Which, incidentally, is about the time needed for the chicken pieces to become nice and brown and crispy. Put the lettuce in a bowl and stir the chicken to get it to brown on the other side as well. Be careful of oil splatters.

Next, I want to add the cottage cheese to the salad, but as it turns out the best before date was about a week ago. Yay executive function! Disregarding that, I rely on my awesome autistic senses to taste if it’s gone off. Oh, actually it has. Yay autistic senses! So I use some mozzarella instead, diced into small bits.

Then I slice the cherry tomatoes into quarters. The chicken should be completely done by now so I add everything to the bowl, then add some extra virgin olive oil as a dressing. I don’t use store bought dressings, because vinegar and sugar and lots of crap. This salad doesn’t need it.

You can leave out ingredients or add others if you so wish (cucumber!). That’s the great thing about salads. You can add whatever you like. Except if you don’t like lettuce, then you might have a problem. But even then, fried chicken bits with tomatoes and cottage cheese is pretty yummy as well.

Endive and orange salad

4 endives
4 oranges, peeled and sliced
a small handful of walnuts
3 slices of blue cheese
1 tablespoon of extra virgin olive oil


So, endives. Also called chicory sometimes. It’s a very popular vegetable in the Netherlands. I don’t really like it when it’s cooked. But raw? Yum. I have this thing for bitter tasting stuff. If bitter is your thing as well (there’s a reason chicory root is used as a coffee substitute), then you’ll probably like this salad.

Anyway. Clean the endives, remove any outer leaves that look shrivelled or brown. Slice into small strips, about half an inch wide. I cut off the tip here because it was green, basically the more green the more bitter, but there is a limit to what I can take. After I’ve sliced up the endives, I take out the inner core which is a bit tough and again, very bitter.

Then I cut the oranges into segments.

Once I’ve done that, I add some walnuts, about five of them broken into small pieces. Say a small handful.

For the blue cheese, I’ve chosen a Rochebaron this time, because it’s not extremely pungent and has a very creamy texture, a bit like brie. But sometimes I use a more pungent one like Danish Blue as well. I cut this into small cubes. Not too much or it will completely dominate the salad.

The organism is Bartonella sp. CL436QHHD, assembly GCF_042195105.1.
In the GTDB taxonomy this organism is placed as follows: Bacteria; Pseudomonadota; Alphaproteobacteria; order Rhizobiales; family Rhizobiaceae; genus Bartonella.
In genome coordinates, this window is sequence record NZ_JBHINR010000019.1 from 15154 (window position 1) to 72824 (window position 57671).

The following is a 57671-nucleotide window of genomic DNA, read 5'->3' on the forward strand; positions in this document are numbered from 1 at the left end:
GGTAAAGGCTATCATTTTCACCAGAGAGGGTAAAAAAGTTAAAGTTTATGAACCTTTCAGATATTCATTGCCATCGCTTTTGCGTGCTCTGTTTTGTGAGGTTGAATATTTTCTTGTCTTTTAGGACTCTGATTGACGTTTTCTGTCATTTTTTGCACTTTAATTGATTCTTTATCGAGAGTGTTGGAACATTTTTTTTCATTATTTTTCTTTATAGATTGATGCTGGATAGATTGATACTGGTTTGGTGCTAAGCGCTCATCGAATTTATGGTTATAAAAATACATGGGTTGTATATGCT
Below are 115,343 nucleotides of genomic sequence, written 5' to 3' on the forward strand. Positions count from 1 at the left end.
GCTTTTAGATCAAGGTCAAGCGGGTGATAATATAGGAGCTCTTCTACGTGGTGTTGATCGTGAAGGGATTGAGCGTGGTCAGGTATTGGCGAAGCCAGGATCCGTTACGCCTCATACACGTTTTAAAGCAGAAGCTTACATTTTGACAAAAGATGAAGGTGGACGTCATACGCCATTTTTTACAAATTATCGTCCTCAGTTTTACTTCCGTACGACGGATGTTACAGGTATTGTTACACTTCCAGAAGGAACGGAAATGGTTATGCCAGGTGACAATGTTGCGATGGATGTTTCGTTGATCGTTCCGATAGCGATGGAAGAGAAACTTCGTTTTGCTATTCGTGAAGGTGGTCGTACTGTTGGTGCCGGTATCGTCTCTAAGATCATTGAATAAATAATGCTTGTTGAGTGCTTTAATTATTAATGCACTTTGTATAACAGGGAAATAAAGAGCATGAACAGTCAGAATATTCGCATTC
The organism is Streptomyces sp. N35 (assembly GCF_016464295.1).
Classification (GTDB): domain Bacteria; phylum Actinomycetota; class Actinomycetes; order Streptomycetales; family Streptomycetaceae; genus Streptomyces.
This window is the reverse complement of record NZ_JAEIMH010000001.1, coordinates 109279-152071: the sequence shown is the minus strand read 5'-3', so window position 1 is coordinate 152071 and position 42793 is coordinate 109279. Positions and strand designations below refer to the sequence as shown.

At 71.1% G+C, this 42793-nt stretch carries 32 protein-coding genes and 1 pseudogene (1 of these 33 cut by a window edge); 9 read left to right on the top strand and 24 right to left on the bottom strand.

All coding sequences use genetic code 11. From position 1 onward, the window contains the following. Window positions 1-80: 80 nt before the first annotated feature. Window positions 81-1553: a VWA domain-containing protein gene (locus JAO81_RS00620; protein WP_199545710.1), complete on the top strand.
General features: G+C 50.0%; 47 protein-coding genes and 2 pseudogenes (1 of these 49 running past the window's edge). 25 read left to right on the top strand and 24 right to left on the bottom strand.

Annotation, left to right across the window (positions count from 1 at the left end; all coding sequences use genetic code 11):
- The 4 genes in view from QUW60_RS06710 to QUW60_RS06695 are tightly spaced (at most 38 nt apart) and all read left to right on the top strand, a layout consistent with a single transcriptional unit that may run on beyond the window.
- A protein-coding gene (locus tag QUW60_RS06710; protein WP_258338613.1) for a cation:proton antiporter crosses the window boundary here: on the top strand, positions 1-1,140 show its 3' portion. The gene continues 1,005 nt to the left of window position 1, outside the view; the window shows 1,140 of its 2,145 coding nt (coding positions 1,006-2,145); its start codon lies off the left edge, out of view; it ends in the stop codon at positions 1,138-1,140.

Finish with some extra virgin olive oil as a dressing, together with the juice from peeling and slicing the oranges. Same goes for this salad, play around with ingredients you like and leave out things you don’t like. It’s all good.

What nobody tells you about cooking

When my mother taught me how to make pancakes at the age of 12, it was mostly because she hated making pancakes in summer when the evening sun was shining right into the kitchen. It would get incredibly hot in there with the sun and two heavy pancake pans constantly in use. And I wanted to learn. Especially how to do the bit with the two pans. Like how do you make sure that one doesn’t burn while you’re busy with the other? My mother is not very good at explaining but she is very good at showing how to do things. So I watched and paid attention and figured it out. (The trick was to keep the flame under the pan not too high, so you’d have more time before burning started to happen).

As I grew older I kept begging my mother to teach me how to cook other things, but she always replied “Read the package, dear.” But what about potatoes? Or green beans? They don’t have packages. “Everything that doesn’t have a package, boil for 20 minutes.” Oh. Right. Does that really work?

As it turns out, it doesn’t. My mum is a great cook but she hates cooking. I have never asked why. It’s probably to do with having three kids and a husband who was never home on time and not having a lot of money when we were growing up. So I had to figure things out on my own. And there was a lot of figuring out to do, because there’s a lot that nobody explains to you.

Salt

“Add salt and seasoning to taste.” How can I tell if it’s to taste when it’s not done yet? I can only taste it after it’s done and then it’ll be too late! And how much is “a pinch of salt”?